The Role of Fitness in Self-Care

Exercise is a great way to fast-track your self-care routine. It provides benefits for your physical, medical and emotional health. If you’ve put yourself on the backburner for too long, here are reasons why you need to invest in this type of self-care now.

How Fitness Benefits Self-Care:

Taking good care of yourself is not just important. Research shows it can improve both mental and physical health. 

  • Exercise boosts your self-esteem.
    A 2008 study showed that both men and women had a boost in self-esteem after exercise – although for different reasons! Men felt their sports competence improved while women had more positive feelings about physical appearance. 
  • Aerobic exercise provides mental clarity.
    Research shows that regular exercise that makes your heart pound and body sweat improves verbal memory and learning. It also helps boost thinking.
  • It improves feelings of happiness.
    As CNN reports, that’s because the stress and exertion experienced during exercise produce chemicals in the brain called endorphins. These “natural painkillers” bring feelings of euphoria, commonly called a runner’s high – only without the worry of addiction.
  • Fitness promotes self-healing for those in recovery from addiction.
    A recent pilot study showed that people in recovery who exercised regularly were less likely to relapse and more likely to have a better mental outlook. This was a small selection and more studies must be done, but the additional benefits above can serve someone in recovery as well.
 Photo credit by  Unsplash

Photo credit by Unsplash

Finding Time For Fitness
 

The most common excuse that people use to avoid exercise is that they don’t have the time. In today’s busy world, that’s often true. How can we make more time for this important priority? Here are some tips:

  • Eliminate one unhealthy task and re-allot that time toward exercise. A good example is time wasted on social media.
  • If you have a desk job, be sure to stretch and walk around. If you work a lot, you might have to be more creative. Watch these 10 best exercises you can do at your desk at Forbes.
  • Set aside a certain amount of time at a particular hour of the day a few times a week. 30 minutes of exercise three times a week is a great way to start.
  • Stay active on the other days. You can achieve that by walking more, parking your car further away, taking stairs instead of escalators, etc. You might want to invest in a fitness device that tracks your steps.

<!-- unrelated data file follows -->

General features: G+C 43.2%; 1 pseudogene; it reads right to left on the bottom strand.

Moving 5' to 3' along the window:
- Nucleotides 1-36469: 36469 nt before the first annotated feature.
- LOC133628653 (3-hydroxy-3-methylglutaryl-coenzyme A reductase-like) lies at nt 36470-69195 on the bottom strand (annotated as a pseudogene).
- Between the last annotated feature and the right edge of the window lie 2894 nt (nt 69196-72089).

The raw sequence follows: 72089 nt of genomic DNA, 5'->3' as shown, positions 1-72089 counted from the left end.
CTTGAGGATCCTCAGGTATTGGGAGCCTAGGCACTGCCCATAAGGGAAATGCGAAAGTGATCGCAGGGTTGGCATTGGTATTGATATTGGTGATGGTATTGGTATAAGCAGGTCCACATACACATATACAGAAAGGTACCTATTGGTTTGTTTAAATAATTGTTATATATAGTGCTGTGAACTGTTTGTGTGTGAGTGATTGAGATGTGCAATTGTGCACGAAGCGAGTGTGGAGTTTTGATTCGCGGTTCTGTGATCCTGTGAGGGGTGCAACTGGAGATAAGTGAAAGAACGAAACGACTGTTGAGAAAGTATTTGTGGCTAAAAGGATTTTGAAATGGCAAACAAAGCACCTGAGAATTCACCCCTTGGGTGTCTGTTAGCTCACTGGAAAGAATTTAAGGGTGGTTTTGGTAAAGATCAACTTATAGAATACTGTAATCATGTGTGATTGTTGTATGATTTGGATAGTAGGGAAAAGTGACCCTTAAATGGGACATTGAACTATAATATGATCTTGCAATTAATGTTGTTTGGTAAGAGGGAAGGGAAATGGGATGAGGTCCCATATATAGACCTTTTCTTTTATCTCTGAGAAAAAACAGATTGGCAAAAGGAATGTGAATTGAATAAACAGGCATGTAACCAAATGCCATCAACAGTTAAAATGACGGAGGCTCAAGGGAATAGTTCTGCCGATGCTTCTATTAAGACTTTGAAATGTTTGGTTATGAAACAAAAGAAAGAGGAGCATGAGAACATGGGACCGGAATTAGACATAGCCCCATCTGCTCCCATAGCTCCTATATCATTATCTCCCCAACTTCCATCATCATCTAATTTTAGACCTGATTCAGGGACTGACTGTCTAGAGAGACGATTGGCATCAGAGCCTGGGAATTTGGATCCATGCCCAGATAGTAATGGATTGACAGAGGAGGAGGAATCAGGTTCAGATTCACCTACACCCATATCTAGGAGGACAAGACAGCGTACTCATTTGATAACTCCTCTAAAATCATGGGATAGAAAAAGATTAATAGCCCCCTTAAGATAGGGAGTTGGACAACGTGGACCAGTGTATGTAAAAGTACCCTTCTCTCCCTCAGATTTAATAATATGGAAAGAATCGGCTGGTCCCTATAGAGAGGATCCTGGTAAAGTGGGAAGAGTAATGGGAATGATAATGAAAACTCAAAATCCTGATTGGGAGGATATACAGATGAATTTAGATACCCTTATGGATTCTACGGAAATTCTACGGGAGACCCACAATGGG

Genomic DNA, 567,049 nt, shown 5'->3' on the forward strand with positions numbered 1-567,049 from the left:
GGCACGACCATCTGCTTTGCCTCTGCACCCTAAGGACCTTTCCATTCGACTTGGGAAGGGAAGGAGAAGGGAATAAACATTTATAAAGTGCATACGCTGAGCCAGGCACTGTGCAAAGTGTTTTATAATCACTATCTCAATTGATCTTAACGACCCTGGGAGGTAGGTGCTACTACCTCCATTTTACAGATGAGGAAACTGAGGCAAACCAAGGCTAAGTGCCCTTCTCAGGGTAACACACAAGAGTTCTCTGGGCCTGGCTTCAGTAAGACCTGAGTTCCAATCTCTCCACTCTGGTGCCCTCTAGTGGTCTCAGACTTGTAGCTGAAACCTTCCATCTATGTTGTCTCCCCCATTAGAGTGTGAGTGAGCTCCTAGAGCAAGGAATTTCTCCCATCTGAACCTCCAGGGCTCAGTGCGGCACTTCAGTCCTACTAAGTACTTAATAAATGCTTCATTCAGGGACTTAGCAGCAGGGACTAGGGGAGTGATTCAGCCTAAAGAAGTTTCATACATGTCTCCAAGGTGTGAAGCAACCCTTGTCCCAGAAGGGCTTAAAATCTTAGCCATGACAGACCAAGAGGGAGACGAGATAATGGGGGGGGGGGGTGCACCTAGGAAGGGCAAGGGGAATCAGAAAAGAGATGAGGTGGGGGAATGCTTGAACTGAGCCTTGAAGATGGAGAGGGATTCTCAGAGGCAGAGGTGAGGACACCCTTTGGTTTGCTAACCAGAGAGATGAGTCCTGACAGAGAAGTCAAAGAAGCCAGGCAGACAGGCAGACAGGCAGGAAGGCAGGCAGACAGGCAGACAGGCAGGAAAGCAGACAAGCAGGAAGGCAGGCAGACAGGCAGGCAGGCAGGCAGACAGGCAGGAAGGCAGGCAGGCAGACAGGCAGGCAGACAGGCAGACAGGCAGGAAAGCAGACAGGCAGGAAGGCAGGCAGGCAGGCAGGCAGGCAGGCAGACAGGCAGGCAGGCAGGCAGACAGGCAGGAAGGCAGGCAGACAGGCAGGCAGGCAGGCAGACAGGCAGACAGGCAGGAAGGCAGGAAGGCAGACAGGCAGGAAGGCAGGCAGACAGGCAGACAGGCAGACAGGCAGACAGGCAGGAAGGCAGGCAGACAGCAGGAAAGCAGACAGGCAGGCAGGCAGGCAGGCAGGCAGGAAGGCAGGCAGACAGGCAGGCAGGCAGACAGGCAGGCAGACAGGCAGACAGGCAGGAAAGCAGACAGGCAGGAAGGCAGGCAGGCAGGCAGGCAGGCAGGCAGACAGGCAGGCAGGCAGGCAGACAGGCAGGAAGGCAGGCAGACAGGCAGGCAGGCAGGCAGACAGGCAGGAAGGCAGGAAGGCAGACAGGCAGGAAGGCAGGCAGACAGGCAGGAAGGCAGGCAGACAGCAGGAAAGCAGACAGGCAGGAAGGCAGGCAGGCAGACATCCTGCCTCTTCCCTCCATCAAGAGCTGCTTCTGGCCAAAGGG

Even when doing a 30-minute workout, take a few minutes of that time to warm up before exercising. Take the last few minutes to “cool down” by stretching your muscles afterward. Both of these tasks will help you avoid injury.

Finding A Routine That Works For You

A fitness program is worthless if you don’t show up to do the work. Before investing in a gym membership, make sure you have a program that works for you:

  • Talk to your doctor first to find out what sort of activities you are allowed to do.
  • Find something you enjoy. If you hate gym workouts, don’t join a gym. Instead, consider something that interests you: rock climbing, yoga, biking.
  • Be sure not to overdo it, especially if you are in addiction recovery, so you don’t sustain an injury. Besides, working out harder does not necessarily give you a bigger boost. Researchers evaluated studies on this topic and discovered that 30 minutes of moderate aerobic exercise is enough to release those endorphins.

Exercise is an important part of self-care. It not only gives you a fit and healthy body, it boosts your mental well-being. It’s even recommended to help people in recovery progress through their program. What are you waiting for? Don’t delay. Talk to your doctor about starting a fitness routine right away.

-Jason Lewis
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PS: Here are some other goodies you may want to check out.
--->BetterHelp (online therapy to boost your self-care or provide extra support during recovery)
--->Tips For Working Out At Home (a rockin' blog about at-home fitness)
--->The Benefits of Yoga in Addiction Recovery (a rockin' blog post about healing after addiction)